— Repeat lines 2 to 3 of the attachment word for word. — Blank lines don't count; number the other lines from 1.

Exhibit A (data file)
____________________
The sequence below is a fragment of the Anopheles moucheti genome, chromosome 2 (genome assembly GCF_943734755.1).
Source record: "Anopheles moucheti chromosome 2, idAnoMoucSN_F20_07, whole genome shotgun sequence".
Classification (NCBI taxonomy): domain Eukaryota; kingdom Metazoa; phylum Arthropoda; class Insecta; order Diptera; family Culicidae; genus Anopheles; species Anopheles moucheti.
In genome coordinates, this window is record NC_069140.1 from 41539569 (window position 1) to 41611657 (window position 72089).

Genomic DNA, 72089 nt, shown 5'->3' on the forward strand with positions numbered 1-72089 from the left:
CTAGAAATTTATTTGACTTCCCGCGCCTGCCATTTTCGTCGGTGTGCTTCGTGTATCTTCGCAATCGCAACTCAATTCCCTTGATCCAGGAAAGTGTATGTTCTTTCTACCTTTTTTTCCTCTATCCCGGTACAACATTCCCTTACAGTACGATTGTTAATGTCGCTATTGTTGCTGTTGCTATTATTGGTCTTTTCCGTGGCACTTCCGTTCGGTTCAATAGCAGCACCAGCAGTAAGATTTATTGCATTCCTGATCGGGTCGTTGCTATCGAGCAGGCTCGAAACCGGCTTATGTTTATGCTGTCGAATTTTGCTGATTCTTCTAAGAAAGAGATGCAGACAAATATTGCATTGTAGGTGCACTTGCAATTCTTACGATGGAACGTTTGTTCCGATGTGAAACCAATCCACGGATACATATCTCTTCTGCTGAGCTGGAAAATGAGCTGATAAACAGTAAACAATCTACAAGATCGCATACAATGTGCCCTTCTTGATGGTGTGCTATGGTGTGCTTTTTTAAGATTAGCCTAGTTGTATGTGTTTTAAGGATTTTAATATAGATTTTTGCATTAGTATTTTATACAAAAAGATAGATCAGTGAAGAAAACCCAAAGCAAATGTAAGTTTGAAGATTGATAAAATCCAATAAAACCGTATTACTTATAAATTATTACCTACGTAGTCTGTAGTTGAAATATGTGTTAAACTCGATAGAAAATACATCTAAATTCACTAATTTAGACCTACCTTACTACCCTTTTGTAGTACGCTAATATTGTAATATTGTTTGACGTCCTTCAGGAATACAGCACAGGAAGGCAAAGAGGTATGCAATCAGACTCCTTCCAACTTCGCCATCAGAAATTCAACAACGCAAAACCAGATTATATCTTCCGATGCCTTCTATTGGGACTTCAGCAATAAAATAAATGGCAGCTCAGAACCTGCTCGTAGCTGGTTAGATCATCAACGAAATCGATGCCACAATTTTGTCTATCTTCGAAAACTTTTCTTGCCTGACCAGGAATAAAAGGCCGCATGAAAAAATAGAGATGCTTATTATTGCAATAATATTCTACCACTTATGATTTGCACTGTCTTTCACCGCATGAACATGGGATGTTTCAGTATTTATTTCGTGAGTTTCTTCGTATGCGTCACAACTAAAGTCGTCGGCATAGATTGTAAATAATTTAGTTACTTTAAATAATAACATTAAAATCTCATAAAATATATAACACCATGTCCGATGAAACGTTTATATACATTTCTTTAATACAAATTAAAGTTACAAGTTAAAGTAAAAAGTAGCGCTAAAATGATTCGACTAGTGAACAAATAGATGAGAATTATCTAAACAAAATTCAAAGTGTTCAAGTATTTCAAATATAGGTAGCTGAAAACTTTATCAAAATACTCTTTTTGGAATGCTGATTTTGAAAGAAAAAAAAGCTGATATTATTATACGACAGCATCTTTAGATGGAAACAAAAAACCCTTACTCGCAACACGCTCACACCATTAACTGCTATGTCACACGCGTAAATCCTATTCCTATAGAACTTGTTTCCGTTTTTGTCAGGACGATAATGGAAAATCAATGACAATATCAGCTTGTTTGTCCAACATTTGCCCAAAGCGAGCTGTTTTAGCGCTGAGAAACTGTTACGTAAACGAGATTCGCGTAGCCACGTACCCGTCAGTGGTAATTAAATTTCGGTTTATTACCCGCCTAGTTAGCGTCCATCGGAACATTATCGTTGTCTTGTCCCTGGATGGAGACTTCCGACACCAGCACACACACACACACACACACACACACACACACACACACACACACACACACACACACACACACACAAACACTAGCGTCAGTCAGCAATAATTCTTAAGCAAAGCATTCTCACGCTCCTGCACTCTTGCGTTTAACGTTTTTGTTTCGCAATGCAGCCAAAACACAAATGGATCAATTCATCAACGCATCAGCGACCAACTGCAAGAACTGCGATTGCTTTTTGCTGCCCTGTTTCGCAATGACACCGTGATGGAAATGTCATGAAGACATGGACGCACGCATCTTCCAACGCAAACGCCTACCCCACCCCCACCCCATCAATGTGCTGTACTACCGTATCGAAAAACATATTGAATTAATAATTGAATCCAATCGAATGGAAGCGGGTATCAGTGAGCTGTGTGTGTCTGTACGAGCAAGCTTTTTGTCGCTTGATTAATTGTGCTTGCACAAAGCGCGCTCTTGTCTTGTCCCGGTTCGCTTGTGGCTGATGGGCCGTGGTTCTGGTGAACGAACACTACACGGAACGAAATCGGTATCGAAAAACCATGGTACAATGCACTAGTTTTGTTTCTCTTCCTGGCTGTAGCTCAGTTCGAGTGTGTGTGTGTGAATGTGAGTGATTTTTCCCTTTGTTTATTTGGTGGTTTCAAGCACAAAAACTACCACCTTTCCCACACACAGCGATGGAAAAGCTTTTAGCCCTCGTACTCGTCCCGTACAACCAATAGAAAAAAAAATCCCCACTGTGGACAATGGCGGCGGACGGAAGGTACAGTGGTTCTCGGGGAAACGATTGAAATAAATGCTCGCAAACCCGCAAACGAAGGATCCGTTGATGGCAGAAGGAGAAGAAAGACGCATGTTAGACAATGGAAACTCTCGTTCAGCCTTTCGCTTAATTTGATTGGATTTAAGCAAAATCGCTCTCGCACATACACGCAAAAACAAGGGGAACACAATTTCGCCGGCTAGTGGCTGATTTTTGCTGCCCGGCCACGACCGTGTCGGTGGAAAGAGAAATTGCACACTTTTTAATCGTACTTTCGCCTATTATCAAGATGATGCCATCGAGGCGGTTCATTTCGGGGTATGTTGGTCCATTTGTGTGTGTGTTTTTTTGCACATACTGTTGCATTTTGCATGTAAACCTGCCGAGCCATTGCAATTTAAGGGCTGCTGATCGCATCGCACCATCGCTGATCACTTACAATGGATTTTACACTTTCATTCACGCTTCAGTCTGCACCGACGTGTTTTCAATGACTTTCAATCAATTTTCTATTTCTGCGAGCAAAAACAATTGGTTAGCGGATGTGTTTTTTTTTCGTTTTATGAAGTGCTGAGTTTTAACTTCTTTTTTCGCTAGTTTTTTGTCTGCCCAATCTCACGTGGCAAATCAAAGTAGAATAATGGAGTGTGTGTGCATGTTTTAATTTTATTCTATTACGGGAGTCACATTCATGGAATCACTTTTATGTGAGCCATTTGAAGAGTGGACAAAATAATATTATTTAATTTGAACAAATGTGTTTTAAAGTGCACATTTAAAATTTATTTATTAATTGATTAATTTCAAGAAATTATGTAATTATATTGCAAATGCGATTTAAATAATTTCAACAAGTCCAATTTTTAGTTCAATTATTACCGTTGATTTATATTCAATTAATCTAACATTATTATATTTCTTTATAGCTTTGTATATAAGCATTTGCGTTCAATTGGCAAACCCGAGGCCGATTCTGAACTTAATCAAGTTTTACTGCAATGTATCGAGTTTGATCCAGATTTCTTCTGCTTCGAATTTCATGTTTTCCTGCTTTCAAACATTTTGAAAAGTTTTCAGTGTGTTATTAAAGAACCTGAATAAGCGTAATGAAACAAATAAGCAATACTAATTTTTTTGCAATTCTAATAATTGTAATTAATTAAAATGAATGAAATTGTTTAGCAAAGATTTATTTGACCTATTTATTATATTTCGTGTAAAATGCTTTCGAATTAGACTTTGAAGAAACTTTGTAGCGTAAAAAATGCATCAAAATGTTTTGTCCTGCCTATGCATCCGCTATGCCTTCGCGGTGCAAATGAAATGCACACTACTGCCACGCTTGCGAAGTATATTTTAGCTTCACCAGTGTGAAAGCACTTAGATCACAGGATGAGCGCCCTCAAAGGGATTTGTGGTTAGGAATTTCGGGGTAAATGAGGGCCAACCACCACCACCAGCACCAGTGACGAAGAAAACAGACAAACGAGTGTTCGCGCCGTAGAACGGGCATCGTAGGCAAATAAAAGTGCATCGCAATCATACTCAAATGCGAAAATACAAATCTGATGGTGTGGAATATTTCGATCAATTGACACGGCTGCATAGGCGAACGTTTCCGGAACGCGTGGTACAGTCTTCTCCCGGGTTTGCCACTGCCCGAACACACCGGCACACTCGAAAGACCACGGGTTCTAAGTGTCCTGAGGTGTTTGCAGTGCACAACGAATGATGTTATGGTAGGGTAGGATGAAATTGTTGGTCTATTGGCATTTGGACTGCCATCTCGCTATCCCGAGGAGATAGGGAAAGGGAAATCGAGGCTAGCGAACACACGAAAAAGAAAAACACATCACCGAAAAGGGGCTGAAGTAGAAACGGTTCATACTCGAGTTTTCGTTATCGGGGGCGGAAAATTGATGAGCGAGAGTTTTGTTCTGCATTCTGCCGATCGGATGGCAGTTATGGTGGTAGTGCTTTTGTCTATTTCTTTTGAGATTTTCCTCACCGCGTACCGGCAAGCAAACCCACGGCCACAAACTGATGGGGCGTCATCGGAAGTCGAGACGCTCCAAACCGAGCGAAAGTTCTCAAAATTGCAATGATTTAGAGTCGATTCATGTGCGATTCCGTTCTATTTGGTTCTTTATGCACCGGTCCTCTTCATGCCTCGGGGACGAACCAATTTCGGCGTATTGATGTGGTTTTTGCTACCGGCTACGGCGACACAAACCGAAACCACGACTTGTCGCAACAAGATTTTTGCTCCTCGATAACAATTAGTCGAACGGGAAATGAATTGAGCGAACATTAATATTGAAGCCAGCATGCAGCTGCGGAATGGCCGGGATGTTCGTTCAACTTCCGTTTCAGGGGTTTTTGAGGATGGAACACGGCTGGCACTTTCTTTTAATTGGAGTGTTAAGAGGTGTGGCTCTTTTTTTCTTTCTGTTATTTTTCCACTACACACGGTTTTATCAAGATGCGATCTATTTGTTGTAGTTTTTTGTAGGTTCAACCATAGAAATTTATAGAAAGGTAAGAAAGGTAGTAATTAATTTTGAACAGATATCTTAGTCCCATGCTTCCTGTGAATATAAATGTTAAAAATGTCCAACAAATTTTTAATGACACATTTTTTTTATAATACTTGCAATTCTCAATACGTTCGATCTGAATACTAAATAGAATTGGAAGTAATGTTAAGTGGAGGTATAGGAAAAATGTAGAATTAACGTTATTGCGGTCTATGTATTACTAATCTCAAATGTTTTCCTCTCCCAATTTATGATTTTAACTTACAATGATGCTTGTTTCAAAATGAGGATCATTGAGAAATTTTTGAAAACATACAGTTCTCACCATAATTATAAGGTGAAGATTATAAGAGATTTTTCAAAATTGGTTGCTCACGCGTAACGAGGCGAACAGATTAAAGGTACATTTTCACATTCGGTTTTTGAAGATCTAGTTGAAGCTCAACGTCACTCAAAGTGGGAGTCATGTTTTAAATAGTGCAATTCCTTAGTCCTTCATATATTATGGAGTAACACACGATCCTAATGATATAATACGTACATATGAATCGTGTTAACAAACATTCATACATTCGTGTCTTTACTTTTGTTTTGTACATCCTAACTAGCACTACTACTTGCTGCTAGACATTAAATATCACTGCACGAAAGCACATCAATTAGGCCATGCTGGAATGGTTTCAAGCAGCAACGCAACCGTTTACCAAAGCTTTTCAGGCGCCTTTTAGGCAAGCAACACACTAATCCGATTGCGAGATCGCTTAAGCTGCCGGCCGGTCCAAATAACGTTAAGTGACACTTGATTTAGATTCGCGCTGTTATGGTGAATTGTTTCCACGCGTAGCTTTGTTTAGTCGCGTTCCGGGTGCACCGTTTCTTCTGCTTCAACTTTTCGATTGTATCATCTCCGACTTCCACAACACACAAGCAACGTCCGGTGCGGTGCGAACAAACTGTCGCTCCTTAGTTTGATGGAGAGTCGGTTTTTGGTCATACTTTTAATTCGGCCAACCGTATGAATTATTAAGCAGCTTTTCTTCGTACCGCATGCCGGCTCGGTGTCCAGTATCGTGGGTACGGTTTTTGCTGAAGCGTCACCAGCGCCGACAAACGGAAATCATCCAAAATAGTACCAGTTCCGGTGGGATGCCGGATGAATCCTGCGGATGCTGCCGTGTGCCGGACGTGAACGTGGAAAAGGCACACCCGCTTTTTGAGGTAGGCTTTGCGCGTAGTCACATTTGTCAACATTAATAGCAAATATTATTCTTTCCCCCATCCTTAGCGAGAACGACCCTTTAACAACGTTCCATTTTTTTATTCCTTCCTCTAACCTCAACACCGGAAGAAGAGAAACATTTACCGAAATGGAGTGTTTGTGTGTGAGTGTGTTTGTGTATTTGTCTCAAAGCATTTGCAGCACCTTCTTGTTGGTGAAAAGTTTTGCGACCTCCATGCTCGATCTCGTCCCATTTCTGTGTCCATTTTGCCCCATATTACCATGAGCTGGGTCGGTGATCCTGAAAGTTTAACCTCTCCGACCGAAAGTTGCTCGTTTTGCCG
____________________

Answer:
Source record: "Anopheles moucheti chromosome 2, idAnoMoucSN_F20_07, whole genome shotgun sequence".
Classification (NCBI taxonomy): domain Eukaryota; kingdom Metazoa; phylum Arthropoda; class Insecta; order Diptera; family Culicidae; genus Anopheles; species Anopheles moucheti.